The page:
Biochemistry of Inflammation Part II

Biochemistry of Inflammation Part II

Unfortunately we don’t always have the perfect scenario as described in part one of this blog series. If the biochemistry of inflammation is working well and continuously completed, we would never experience symptoms of excess swelling or inflammation. And yet I frequently see the results of incomplete inflammation in people’s bodies—redness, heat and swelling. We experience these signs as sinus congestion, ear infections, sore throats, swollen tonsils, fevers, headaches, swollen or painful joints, fibromyalgia, muscle pain, skin rashes and much more. These problems occur due to a weakened immune system—often as a result of not following the six guidelines in part 1. Once these symptoms occur, it’s only natural to seek relief. What is commonly used? Ascorbic acid (generally believed to be vitamin C) or antihistamines for allergies and sinus congestion, antibiotics for infections, anti-inflammatory drugs (NSAIDS) for headaches, muscle or joint pain and swollen joints.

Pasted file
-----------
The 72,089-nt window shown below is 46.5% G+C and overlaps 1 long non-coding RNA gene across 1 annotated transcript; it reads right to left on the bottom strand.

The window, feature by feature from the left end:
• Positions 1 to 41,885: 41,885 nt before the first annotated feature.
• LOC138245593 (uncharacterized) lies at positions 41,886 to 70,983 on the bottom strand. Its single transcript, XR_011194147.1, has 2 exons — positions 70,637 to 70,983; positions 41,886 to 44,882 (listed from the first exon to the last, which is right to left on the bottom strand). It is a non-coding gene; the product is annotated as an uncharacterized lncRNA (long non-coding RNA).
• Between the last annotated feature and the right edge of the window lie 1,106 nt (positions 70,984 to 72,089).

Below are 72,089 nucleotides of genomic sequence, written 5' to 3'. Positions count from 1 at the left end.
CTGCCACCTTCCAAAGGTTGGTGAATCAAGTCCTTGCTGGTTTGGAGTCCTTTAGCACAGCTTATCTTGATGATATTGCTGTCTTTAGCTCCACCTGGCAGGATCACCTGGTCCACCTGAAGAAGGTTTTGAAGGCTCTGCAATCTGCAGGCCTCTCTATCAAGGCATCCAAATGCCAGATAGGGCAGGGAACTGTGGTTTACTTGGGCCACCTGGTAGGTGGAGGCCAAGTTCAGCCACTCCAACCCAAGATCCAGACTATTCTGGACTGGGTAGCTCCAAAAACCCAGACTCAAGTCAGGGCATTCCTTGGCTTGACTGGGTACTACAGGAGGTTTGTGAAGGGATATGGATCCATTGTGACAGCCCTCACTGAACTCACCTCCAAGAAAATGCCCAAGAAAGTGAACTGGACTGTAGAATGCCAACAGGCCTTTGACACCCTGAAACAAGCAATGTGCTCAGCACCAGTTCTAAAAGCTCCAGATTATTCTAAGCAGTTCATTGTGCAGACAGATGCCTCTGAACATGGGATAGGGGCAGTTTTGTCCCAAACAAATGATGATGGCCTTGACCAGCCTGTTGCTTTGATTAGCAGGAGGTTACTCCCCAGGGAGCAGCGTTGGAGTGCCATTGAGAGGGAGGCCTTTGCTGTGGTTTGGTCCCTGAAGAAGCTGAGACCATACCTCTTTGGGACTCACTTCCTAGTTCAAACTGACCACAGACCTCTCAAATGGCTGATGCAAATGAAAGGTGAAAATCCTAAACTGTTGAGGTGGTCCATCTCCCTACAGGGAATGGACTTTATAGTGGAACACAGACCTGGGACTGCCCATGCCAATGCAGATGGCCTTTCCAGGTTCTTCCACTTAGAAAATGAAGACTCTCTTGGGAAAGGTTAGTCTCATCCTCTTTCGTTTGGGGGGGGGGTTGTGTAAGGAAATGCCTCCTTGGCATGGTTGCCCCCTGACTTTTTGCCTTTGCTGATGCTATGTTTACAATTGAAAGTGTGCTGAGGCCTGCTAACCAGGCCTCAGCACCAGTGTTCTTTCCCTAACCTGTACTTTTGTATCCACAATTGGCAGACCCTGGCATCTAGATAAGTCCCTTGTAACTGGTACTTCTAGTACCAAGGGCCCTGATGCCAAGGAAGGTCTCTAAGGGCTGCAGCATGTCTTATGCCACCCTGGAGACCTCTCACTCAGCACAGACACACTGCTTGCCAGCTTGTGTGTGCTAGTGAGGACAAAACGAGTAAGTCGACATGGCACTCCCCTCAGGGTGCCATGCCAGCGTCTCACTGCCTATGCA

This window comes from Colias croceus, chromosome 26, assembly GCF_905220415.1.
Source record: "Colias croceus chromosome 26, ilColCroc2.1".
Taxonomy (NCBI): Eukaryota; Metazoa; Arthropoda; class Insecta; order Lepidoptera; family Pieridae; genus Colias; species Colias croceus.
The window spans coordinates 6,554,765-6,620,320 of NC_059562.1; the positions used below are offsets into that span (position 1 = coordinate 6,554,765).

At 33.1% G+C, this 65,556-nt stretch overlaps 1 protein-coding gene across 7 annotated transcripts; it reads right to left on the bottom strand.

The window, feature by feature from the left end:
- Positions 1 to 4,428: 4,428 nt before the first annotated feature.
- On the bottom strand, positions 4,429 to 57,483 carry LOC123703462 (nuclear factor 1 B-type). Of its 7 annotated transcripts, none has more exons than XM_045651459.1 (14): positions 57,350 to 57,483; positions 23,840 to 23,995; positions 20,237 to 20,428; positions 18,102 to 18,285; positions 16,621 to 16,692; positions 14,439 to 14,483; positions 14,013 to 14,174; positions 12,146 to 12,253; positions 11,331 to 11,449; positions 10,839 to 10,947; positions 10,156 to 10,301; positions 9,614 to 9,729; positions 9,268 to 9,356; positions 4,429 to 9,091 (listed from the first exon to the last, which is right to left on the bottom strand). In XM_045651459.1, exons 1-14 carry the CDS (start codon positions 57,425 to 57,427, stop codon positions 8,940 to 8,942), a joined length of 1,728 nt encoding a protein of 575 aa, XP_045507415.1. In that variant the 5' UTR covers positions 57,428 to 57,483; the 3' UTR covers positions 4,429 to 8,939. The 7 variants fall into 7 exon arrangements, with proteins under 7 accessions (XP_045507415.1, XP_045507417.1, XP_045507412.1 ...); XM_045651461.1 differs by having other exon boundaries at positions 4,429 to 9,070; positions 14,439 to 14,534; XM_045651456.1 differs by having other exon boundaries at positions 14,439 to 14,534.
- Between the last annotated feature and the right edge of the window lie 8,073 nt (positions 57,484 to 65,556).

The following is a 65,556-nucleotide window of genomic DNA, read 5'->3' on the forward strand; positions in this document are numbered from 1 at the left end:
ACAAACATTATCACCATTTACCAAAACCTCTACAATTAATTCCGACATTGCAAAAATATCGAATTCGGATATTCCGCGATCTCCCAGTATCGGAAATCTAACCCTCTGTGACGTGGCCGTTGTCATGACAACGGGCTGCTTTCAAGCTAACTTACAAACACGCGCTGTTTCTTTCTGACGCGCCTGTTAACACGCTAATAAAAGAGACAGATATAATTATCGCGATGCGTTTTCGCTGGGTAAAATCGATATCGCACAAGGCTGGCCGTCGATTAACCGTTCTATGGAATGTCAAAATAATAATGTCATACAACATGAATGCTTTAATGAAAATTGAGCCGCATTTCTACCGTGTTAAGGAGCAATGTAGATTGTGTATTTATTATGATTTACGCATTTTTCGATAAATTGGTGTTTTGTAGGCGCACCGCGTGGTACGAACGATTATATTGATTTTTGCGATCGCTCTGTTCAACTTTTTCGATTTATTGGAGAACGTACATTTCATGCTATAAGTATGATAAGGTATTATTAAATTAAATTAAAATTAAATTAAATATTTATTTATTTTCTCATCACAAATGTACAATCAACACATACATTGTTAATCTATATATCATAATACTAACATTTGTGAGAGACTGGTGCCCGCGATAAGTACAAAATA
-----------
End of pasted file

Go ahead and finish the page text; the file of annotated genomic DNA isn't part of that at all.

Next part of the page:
If these medications make us feel better, what’s wrong with using them? The problem is that they prevent the biochemistry of inflammation from running smoothly. This contributes to weakening the immune system. Let’s look at the details.

• Antihistamines do just what the name implies. They block the histamine response. Histamine is designed to bring about that microscopic amount of swelling in the area of the dying cells. This swelling signals white blood cells to come quickly to clean up the dead cell debris.
• Ascorbic acid (normally known as vitamin C), though not a drug, acts like an antihistamine, blocking the histamine response.
• Anti-inflammatory drugs (ibuprofen, aspirin, other NSAIDS or steroidal medication) also block the histamine response and reduce swelling.
• Antibiotics, in addition to killing bacteria, also block the movement of white blood cells to the area of inflammation.
• Calcium is essential to proper white blood cell action and movement. A lack of calcium will cause white blood cells to move more slowly than normal—resulting in a reduced immune response in the area of cellular debris.
• An overall deficiency of vitamins and minerals in the body inhibits the histamine response or movement of white blood cells into the area of the dying cells.
• High levels of toxicity can block the entire process. Immune cells would be busy handling the toxins and not be available to help the biochemistry of inflammation run smoothly.
• Dehydration causes overall weakness in the body. If this condition persists, the biochemistry of inflammation will be hindered. Don’t miss part III in this series.